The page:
Weekly Round Up, 10.19.12


Here are some of the best food stories we came across this week:

  • Whole Foods Tests Color-Coded Labels Indicating Healthfulness – Whole Foods is testing a color-coding system designed to inform consumers whether the product they’re buying is healthful, with green stickers that progress to yellow and orange. Unhealthy foods will not receive a label. The criteria includes: sugars and sweeteners, sodium, whole grains/level of grain processing, animal product content, percentage of calories from saturated fat, and calorie density.
  • Will Farming’s Future Be Found in Cities? – A host of vertical farms — urban greenhouses that unfurl upward instead of horizontally on land — are up and running in the U.S. and overseas, providing fresh produce and reducing emissions. There’s a 12-story building going up in Sweden, where plants will travel on tracks from the top floor to the bottom. In Chicago there’s The Plant, a former slaughterhouse where vegetables grow on floating rafts, nourished by waste from nearby fish tanks.
  • Lack of Sleep Also Affects Fat Cells – A study published in the Annals of Internal Medicine showed that after four nights of sleep deprivation, the body’s overall ability to respond to insulin properly decreased by an average of 16%; this is a step toward developing Type 2 diabetes. After too little sleep, the fat cells’ ability to use insulin properly (called insulin sensitivity) also dropped by 30%. When fat cells don’t respond to insulin properly, lipids (fats) circulate in the blood, which can also lead to Type 2 diabetes and other health problems.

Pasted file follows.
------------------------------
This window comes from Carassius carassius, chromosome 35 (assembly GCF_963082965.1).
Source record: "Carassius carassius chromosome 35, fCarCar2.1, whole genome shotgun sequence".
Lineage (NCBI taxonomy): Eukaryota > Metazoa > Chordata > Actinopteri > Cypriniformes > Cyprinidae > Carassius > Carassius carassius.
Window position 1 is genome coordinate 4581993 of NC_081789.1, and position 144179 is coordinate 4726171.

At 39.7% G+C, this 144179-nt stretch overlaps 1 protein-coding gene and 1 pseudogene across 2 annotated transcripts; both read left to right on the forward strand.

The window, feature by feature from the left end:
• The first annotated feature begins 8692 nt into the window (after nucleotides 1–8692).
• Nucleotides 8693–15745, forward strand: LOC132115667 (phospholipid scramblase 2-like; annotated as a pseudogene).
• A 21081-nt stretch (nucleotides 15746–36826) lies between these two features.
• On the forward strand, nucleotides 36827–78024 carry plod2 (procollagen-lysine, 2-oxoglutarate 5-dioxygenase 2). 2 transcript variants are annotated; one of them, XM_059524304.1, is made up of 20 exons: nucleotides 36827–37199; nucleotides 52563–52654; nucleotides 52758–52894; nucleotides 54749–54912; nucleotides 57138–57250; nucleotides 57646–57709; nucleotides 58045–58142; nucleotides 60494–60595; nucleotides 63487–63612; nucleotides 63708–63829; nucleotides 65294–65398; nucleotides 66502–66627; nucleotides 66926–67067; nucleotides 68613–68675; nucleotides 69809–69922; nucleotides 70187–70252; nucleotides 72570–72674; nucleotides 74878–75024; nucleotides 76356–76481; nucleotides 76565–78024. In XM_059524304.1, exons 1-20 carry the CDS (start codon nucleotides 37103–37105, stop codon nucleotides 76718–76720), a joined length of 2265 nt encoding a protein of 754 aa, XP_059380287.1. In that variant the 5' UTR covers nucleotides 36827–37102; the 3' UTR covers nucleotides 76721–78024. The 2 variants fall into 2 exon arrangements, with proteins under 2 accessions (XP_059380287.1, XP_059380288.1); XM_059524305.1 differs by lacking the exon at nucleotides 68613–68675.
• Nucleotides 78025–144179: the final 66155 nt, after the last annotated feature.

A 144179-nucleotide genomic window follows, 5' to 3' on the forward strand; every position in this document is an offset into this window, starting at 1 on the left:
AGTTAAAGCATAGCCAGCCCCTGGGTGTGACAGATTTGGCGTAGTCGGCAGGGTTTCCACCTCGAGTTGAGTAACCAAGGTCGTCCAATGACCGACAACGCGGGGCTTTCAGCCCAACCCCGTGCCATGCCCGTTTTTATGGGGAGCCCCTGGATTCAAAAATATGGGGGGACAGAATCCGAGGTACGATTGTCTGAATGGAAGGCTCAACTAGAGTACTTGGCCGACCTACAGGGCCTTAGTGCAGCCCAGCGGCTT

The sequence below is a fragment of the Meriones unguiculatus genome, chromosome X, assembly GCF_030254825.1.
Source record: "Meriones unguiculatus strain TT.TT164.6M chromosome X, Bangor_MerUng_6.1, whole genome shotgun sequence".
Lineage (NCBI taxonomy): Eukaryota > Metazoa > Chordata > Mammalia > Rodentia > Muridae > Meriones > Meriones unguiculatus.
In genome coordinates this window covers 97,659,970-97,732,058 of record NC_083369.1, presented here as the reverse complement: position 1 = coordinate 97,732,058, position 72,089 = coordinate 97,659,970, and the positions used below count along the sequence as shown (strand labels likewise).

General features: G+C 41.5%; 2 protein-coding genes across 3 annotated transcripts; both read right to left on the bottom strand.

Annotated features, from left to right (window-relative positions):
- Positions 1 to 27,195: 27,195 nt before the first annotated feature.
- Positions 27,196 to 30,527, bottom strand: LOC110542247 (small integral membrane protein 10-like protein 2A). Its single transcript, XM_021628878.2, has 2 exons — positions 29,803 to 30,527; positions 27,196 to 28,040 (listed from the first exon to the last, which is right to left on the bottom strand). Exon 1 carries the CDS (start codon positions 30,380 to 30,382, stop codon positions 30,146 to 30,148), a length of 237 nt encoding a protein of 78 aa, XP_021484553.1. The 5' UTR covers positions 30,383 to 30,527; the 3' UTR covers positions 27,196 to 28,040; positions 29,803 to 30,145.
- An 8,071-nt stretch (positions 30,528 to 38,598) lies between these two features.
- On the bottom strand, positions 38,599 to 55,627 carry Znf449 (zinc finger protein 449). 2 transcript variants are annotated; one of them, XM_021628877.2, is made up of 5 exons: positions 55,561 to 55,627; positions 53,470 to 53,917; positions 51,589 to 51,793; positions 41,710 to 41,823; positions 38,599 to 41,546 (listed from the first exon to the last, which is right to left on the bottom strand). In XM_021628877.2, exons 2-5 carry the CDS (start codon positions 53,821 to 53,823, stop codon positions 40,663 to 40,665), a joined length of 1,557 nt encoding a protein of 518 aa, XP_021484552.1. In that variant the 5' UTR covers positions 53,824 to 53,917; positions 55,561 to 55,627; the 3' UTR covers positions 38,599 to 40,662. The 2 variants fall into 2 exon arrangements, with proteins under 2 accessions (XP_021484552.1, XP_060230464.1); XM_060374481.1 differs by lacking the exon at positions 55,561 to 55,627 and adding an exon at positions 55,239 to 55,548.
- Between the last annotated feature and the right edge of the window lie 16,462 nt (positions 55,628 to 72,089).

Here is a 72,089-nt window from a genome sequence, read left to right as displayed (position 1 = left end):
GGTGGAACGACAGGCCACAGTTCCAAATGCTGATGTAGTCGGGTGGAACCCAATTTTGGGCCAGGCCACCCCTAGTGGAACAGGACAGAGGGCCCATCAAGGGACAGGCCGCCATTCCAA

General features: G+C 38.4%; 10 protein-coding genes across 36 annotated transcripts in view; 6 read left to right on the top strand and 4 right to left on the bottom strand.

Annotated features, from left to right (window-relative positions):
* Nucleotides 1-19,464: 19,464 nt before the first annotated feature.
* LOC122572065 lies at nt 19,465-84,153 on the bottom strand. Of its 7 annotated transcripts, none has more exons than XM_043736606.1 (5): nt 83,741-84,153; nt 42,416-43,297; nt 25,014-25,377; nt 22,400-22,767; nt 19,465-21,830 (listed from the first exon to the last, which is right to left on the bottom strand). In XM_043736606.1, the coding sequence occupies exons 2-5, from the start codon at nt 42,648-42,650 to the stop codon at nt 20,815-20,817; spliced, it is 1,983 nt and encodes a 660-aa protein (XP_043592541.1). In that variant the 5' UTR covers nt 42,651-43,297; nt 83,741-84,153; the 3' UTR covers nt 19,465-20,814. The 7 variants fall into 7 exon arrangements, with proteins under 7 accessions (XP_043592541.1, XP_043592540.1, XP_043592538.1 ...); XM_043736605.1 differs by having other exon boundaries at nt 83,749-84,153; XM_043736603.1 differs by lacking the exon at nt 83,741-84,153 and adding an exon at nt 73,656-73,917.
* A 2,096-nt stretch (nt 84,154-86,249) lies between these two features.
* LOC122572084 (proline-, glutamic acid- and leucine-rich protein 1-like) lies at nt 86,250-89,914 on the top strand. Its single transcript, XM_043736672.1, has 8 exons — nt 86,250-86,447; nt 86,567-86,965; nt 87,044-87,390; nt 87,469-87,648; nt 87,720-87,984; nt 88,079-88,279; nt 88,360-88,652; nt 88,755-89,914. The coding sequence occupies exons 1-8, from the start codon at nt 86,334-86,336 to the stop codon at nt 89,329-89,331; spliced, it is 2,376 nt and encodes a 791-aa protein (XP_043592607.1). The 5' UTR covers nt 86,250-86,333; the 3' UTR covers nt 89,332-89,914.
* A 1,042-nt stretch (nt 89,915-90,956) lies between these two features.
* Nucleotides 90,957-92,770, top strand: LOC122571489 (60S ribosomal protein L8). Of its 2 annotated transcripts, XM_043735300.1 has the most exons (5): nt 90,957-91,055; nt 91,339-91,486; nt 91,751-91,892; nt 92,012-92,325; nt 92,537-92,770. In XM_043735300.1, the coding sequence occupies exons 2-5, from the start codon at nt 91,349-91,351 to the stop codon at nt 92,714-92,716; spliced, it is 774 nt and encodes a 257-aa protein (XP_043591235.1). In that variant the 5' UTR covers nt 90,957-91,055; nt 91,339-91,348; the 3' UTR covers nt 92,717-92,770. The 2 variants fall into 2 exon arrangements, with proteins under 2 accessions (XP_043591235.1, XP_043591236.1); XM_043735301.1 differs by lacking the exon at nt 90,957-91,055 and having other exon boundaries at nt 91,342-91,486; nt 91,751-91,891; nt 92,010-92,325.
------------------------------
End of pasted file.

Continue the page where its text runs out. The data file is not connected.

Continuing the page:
• Research Finds Link Between Obesity and Impulse Control – Research presented at the Neuroscience 2012 conference suggests what people eat can alter their brains (and vice versa). A study used functional magnetic resonance imaging (fMRI) to observe brain activity; overweight and obese participants’ brains showed more activity during difficult questions, suggesting they had to work harder. Scientists theorized that unhealthy eating choices can lead to disrupted brain connections that lead to weakened functioning — which can lead to more unhealthy choices.
  • Eight Ingredients to Avoid on Food Labels  – David Zinczenko and Matt Goulding, of the Eat This, Not That book series, offer eight ingredients to avoid when scrutinizing food labels: BHA, parabens, partially hydrogenated oil, sodium nitrate, caramel coloring, castoreum (purely for the ‘ick’ factor), food dyes and hydrolyzed vegetable protein.

What did we miss? Let us know in the comments below, and follow us on Facebook and Twitter for links like these all week long.

Photo courtesy of frans16611.

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